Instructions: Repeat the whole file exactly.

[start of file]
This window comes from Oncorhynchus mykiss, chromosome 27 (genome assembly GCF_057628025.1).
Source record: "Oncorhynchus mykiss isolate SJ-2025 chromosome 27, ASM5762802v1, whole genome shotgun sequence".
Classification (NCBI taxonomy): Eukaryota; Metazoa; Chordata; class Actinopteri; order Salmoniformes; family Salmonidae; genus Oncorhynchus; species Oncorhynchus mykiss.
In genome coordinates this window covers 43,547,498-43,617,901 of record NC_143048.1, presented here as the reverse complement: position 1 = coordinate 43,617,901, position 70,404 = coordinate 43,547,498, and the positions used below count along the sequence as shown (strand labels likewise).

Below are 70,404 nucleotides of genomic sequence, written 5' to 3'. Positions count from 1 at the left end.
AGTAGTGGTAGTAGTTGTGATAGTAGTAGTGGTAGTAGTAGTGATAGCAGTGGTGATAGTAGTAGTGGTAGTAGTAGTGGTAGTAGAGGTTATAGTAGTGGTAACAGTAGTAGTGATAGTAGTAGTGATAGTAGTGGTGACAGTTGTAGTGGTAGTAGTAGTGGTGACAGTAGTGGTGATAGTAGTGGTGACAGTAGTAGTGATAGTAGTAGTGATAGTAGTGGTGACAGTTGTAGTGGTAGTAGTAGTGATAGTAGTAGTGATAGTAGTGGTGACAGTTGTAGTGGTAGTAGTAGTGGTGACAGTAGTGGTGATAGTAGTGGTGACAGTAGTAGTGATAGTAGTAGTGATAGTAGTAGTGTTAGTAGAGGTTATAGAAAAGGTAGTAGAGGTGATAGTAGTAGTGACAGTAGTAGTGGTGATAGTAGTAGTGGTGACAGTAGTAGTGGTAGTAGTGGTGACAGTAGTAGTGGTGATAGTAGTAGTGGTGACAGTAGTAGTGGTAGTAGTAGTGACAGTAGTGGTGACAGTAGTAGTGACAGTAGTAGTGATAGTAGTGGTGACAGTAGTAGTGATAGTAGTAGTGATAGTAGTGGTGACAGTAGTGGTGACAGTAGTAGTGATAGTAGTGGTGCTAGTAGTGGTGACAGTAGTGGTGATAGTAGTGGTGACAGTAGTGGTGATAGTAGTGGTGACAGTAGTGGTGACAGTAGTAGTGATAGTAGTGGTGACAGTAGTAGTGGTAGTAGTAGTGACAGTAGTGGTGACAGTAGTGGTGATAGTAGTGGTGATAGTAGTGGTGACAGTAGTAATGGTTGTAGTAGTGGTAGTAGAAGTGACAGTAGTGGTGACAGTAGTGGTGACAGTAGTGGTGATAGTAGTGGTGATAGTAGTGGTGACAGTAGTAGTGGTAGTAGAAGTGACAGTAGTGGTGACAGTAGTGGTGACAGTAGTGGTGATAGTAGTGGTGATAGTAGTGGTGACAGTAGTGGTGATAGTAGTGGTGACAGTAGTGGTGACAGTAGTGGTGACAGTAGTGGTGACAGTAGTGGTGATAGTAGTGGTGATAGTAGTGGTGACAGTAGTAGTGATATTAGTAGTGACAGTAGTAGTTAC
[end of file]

This window comes from Oncorhynchus mykiss, chromosome 27 (genome assembly GCF_057628025.1).
Source record: "Oncorhynchus mykiss isolate SJ-2025 chromosome 27, ASM5762802v1, whole genome shotgun sequence".
Classification (NCBI taxonomy): Eukaryota; Metazoa; Chordata; class Actinopteri; order Salmoniformes; family Salmonidae; genus Oncorhynchus; species Oncorhynchus mykiss.
In genome coordinates this window covers 43,547,498-43,617,901 of record NC_143048.1, presented here as the reverse complement: position 1 = coordinate 43,617,901, position 70,404 = coordinate 43,547,498, and the positions used below count along the sequence as shown (strand labels likewise).

Below are 70,404 nucleotides of genomic sequence, written 5' to 3'. Positions count from 1 at the left end.
AGTAGTGGTAGTAGTTGTGATAGTAGTAGTGGTAGTAGTAGTGATAGCAGTGGTGATAGTAGTAGTGGTAGTAGTAGTGGTAGTAGAGGTTATAGTAGTGGTAACAGTAGTAGTGATAGTAGTAGTGATAGTAGTGGTGACAGTTGTAGTGGTAGTAGTAGTGGTGACAGTAGTGGTGATAGTAGTGGTGACAGTAGTAGTGATAGTAGTAGTGATAGTAGTGGTGACAGTTGTAGTGGTAGTAGTAGTGATAGTAGTAGTGATAGTAGTGGTGACAGTTGTAGTGGTAGTAGTAGTGGTGACAGTAGTGGTGATAGTAGTGGTGACAGTAGTAGTGATAGTAGTAGTGATAGTAGTAGTGTTAGTAGAGGTTATAGAAAAGGTAGTAGAGGTGATAGTAGTAGTGACAGTAGTAGTGGTGATAGTAGTAGTGGTGACAGTAGTAGTGGTAGTAGTGGTGACAGTAGTAGTGGTGATAGTAGTAGTGGTGACAGTAGTAGTGGTAGTAGTAGTGACAGTAGTGGTGACAGTAGTAGTGACAGTAGTAGTGATAGTAGTGGTGACAGTAGTAGTGATAGTAGTAGTGATAGTAGTGGTGACAGTAGTGGTGACAGTAGTAGTGATAGTAGTGGTGCTAGTAGTGGTGACAGTAGTGGTGATAGTAGTGGTGACAGTAGTGGTGATAGTAGTGGTGACAGTAGTGGTGACAGTAGTAGTGATAGTAGTGGTGACAGTAGTAGTGGTAGTAGTAGTGACAGTAGTGGTGACAGTAGTGGTGATAGTAGTGGTGATAGTAGTGGTGACAGTAGTAATGGTTGTAGTAGTGGTAGTAGAAGTGACAGTAGTGGTGACAGTAGTGGTGACAGTAGTGGTGATAGTAGTGGTGATAGTAGTGGTGACAGTAGTAGTGGTAGTAGAAGTGACAGTAGTGGTGACAGTAGTGGTGACAGTAGTGGTGATAGTAGTGGTGATAGTAGTGGTGACAGTAGTGGTGATAGTAGTGGTGACAGTAGTGGTGACAGTAGTGGTGACAGTAGTGGTGACAGTAGTGGTGATAGTAGTGGTGATAGTAGTGGTGACAGTAGTAGTGATATTAGTAGTGACAGTAGTAGTTAC